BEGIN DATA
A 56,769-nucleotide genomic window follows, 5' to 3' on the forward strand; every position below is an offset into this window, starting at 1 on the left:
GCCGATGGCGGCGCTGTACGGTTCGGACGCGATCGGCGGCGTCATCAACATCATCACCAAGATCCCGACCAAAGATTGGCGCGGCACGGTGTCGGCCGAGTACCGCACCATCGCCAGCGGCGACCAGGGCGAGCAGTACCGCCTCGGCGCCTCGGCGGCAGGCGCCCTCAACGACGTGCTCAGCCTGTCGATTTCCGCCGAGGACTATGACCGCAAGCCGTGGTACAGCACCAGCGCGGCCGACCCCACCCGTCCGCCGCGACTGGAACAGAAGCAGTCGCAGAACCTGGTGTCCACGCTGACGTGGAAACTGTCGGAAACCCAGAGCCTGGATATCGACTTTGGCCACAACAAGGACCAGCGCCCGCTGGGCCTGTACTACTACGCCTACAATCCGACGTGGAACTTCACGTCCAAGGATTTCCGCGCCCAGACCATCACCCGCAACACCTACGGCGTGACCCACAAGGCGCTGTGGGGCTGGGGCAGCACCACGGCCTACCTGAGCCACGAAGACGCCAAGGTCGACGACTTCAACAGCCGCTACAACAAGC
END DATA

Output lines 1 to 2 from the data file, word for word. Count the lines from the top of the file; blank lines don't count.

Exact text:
A 56,769-nucleotide genomic window follows, 5' to 3' on the forward strand; every position below is an offset into this window, starting at 1 on the left:
GCCGATGGCGGCGCTGTACGGTTCGGACGCGATCGGCGGCGTCATCAACATCATCACCAAGATCCCGACCAAAGATTGGCGCGGCACGGTGTCGGCCGAGTACCGCACCATCGCCAGCGGCGACCAGGGCGAGCAGTACCGCCTCGGCGCCTCGGCGGCAGGCGCCCTCAACGACGTGCTCAGCCTGTCGATTTCCGCCGAGGACTATGACCGCAAGCCGTGGTACAGCACCAGCGCGGCCGACCCCACCCGTCCGCCGCGACTGGAACAGAAGCAGTCGCAGAACCTGGTGTCCACGCTGACGTGGAAACTGTCGGAAACCCAGAGCCTGGATATCGACTTTGGCCACAACAAGGACCAGCGCCCGCTGGGCCTGTACTACTACGCCTACAATCCGACGTGGAACTTCACGTCCAAGGATTTCCGCGCCCAGACCATCACCCGCAACACCTACGGCGTGACCCACAAGGCGCTGTGGGGCTGGGGCAGCACCACGGCCTACCTGAGCCACGAAGACGCCAAGGTCGACGACTTCAACAGCCGCTACAACAAGC